Methodological naturalism, is the required framework, where scientists exclude the supernatural as explanatory mechanisms for studied phenomena. Because investigation of the supernatural falls outside the domain of scientific inquiry, we exclude supernatural explanatory mechanisms. In other words, "Casper the Friendly Ghost did it." is not a valid hypothesis for, "Why my beer bottle fell on the floor and broke when I was drunk." Where a valid scientific hypothesis for that phenomena is, "While intoxicated, the individual (me) had reduced capacity for physical control of my beer bottle, resulting in my dropping it or knocking it over and it breaking." The latter can be investigated through experimentation, the former (Casper) cannot.

    It is, absolutely necessary, that methodological naturalism be invoked as the framework for scientific inquiry, not so with philosophical naturalism. Philosophical naturalism, like theism, or spiritualism, is, in many respects, a faith-based belief system. I've seen philosophical naturalists argue, this isn't the case their they system is evidence-based, but ultimately at the far ends of the spectrum it is faith-based that the laws and rules are adequately described and investigated to explain things currently beyond what is known.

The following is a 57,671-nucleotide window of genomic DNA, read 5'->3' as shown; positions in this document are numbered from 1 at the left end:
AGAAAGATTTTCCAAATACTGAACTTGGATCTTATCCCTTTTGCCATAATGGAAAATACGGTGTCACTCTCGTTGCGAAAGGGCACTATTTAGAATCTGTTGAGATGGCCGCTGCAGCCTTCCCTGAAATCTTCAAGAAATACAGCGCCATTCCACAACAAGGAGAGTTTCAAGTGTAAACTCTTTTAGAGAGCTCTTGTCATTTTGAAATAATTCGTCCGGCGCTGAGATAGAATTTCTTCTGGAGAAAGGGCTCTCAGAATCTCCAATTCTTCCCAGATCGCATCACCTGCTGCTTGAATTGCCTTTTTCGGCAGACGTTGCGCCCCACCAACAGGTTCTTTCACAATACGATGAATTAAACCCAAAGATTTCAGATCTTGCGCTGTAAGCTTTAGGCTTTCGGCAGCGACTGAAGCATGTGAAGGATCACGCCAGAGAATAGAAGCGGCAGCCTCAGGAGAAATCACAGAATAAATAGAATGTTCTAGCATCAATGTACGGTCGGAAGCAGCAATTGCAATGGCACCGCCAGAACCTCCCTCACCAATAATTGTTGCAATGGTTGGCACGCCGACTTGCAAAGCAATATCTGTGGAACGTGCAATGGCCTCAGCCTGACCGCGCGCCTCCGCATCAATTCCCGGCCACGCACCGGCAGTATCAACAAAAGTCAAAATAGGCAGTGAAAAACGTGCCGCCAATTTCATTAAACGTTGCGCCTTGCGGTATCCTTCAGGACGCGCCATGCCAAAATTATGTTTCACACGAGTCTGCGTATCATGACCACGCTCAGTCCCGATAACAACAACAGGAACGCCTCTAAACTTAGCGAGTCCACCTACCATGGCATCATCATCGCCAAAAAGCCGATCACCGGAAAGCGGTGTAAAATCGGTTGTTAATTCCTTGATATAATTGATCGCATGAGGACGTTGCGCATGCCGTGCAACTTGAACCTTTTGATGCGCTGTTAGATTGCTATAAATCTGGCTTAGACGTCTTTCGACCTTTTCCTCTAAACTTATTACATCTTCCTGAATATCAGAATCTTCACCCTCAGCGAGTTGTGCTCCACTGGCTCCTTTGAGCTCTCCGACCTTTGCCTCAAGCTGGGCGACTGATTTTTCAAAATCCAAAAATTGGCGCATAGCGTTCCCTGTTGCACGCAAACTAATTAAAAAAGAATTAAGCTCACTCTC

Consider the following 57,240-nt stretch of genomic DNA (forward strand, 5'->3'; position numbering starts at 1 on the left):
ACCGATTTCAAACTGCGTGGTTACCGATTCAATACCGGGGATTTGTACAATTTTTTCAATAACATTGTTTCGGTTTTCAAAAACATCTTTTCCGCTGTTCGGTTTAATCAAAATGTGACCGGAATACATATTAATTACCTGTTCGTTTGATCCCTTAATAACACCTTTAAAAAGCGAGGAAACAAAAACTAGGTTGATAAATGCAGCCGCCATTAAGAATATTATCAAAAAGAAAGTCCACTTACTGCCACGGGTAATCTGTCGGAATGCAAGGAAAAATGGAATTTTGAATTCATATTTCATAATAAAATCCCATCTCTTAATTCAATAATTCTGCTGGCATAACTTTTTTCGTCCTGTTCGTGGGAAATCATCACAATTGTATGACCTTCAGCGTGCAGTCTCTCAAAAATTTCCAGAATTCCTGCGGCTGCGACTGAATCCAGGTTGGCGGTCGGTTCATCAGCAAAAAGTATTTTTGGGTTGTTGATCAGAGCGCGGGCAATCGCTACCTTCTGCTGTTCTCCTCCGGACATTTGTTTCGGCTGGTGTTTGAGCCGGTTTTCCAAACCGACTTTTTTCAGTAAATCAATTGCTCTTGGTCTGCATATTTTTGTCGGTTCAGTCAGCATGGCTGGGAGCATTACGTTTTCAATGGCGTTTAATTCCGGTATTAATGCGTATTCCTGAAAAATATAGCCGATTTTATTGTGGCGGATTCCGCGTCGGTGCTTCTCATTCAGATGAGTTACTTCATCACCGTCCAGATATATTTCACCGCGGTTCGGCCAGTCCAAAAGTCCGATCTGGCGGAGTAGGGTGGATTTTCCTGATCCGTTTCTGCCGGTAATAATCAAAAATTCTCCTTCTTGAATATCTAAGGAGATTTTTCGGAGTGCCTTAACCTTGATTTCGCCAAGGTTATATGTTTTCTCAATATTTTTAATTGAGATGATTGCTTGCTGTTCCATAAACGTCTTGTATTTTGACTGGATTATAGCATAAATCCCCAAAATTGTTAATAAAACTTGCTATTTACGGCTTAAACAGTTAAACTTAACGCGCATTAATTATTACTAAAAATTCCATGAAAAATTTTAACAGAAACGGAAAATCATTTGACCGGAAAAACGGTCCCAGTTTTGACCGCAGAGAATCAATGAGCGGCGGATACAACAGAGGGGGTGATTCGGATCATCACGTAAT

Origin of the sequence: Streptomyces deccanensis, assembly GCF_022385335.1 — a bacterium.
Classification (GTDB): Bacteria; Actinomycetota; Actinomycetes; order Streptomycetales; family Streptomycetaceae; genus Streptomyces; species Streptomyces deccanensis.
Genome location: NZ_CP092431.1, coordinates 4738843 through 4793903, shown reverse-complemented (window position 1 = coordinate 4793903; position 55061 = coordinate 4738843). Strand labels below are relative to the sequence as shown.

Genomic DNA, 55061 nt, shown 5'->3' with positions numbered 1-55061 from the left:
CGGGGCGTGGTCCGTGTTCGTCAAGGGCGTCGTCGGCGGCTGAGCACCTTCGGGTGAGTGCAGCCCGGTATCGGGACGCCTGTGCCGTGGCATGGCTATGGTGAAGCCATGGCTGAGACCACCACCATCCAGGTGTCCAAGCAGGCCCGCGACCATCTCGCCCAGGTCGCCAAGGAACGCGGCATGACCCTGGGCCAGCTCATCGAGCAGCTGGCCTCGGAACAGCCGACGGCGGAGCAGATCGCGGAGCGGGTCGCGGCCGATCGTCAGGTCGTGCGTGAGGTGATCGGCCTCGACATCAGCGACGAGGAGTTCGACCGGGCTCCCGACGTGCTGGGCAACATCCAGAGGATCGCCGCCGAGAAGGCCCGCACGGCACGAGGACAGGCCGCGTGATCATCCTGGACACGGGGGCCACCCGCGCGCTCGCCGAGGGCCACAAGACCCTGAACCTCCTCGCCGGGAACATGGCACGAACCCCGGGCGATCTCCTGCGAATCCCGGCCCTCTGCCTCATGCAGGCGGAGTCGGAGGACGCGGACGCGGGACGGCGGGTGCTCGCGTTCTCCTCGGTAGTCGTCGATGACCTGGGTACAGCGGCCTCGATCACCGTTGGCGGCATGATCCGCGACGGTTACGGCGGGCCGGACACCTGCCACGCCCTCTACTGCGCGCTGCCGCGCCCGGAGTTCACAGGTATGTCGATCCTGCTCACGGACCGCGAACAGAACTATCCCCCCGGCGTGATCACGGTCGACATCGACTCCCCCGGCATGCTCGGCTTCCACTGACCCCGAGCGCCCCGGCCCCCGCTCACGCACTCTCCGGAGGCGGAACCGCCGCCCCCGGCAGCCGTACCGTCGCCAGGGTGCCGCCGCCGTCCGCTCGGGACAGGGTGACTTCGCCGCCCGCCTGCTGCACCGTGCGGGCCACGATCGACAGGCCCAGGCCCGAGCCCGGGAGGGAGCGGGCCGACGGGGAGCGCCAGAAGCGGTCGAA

Moreover, there is plenty of physical evidence to support that at least portions of narratives in Judeo-Christian-Muslim texts are real. There is no doubt, for instance, that King David was real, given substantial archeological evidence and even existence of a royal seal marking ring that bears his name and kingdom. The fact that this evidence was recovered in the 19th and 20th centuries, long after the Old Testament was written and codified (as evidenced by the Dead Sea Scrolls), bears witness to the fact that the Bible and related texts are historical in nature and therefore have physical evidence to support them. The reality that the science supports the interpretations of these artifacts, also supports this.